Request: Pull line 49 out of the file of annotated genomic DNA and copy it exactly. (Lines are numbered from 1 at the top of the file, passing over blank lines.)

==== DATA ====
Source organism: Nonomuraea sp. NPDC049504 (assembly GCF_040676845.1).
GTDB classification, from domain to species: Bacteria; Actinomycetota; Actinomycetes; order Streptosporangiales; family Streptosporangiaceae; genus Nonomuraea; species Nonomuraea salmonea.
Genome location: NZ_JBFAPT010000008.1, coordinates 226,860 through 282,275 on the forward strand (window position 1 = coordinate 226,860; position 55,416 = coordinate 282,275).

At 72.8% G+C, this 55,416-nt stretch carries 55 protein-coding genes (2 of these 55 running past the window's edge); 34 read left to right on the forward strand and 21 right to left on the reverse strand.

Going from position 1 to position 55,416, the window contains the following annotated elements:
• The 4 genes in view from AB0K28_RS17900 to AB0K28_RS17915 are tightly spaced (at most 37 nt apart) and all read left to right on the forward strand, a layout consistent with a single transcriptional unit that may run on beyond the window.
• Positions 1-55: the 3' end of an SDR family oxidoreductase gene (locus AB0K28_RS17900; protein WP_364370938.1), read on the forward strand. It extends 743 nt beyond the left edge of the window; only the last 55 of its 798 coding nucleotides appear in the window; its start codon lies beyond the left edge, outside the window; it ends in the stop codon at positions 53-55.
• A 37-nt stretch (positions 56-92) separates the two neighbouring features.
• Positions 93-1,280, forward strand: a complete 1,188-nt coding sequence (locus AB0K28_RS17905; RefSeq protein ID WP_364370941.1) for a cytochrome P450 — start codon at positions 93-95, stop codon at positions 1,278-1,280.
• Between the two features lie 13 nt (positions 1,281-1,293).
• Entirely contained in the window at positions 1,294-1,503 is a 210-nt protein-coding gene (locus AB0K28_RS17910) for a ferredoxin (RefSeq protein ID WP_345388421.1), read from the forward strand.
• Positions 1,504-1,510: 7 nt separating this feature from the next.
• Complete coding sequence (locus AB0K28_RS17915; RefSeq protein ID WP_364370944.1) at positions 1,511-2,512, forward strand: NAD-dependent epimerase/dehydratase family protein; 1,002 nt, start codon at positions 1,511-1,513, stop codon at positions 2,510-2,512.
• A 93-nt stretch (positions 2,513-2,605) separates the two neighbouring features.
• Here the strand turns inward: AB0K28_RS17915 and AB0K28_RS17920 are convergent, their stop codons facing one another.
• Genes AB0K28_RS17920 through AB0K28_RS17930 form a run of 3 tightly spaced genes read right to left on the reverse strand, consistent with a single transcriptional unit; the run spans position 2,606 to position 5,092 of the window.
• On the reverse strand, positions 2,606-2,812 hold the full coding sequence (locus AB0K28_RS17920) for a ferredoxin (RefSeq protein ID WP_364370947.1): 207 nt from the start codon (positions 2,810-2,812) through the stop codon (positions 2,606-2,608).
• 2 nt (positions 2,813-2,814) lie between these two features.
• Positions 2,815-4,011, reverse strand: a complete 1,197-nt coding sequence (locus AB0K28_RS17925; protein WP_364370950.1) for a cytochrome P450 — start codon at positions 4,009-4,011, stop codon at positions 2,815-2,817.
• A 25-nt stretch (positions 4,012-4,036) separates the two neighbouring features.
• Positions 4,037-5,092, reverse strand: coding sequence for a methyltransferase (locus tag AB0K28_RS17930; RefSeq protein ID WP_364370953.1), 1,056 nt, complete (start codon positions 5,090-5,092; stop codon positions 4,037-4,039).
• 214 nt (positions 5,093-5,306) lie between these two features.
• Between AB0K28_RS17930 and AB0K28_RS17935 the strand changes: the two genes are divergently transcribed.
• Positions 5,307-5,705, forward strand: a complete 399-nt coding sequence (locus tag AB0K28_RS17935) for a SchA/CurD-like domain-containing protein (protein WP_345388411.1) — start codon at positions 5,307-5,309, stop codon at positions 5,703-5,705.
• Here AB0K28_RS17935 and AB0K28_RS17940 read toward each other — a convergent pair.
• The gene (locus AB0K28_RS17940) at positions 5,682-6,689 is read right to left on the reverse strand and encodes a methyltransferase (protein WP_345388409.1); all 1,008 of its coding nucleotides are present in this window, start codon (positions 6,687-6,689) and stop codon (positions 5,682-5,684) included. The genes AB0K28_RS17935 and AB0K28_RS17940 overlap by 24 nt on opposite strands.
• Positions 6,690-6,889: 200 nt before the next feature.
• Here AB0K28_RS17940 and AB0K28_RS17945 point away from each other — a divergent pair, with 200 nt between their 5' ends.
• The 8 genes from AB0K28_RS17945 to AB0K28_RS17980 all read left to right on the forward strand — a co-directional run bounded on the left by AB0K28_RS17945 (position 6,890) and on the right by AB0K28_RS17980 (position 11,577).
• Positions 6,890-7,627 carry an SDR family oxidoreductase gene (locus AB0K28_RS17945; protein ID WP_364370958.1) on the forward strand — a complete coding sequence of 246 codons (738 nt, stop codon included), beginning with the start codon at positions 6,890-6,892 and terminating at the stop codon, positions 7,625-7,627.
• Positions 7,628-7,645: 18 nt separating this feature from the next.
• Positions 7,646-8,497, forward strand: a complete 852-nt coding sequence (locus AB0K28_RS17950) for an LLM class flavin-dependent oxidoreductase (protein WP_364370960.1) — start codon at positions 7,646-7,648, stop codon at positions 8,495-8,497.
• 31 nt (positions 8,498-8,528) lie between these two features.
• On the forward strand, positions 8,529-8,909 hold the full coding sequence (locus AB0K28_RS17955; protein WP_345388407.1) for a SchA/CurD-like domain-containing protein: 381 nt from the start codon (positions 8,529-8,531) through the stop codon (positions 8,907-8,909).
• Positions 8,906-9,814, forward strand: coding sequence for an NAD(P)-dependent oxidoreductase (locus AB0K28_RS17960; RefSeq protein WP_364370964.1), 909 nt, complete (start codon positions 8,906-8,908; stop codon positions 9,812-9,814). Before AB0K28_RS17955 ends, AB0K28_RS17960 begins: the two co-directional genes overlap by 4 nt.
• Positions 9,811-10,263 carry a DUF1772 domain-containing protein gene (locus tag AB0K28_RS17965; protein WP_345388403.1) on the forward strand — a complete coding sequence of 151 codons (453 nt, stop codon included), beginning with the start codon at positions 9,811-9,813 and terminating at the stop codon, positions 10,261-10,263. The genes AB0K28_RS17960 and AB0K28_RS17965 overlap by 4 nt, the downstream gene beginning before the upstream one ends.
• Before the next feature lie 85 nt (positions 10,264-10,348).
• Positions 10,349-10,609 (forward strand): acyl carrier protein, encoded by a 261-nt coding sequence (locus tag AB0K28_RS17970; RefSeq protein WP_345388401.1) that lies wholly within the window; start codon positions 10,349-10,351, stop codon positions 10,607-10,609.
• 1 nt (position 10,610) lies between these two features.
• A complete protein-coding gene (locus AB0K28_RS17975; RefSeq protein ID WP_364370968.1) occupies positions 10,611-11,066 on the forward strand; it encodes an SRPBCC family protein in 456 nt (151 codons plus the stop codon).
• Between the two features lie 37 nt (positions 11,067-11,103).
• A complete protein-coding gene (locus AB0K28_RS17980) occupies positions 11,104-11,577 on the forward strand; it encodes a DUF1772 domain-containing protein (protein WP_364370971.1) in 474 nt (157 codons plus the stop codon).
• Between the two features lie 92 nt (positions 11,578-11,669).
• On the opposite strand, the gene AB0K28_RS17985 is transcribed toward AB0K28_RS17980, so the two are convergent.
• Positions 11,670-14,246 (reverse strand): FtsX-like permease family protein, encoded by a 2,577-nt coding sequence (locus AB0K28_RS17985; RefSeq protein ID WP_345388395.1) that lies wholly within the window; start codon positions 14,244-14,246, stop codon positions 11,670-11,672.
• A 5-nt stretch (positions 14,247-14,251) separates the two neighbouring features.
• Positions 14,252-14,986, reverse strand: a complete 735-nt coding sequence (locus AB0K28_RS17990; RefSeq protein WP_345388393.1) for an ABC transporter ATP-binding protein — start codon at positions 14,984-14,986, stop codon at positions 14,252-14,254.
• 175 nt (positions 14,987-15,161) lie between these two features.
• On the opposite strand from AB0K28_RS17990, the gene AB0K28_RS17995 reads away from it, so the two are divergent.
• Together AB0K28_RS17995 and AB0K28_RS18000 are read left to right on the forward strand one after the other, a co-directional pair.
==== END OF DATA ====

• On the opposite strand from AB0K28_RS17990, the gene AB0K28_RS17995 reads away from it, so the two are divergent.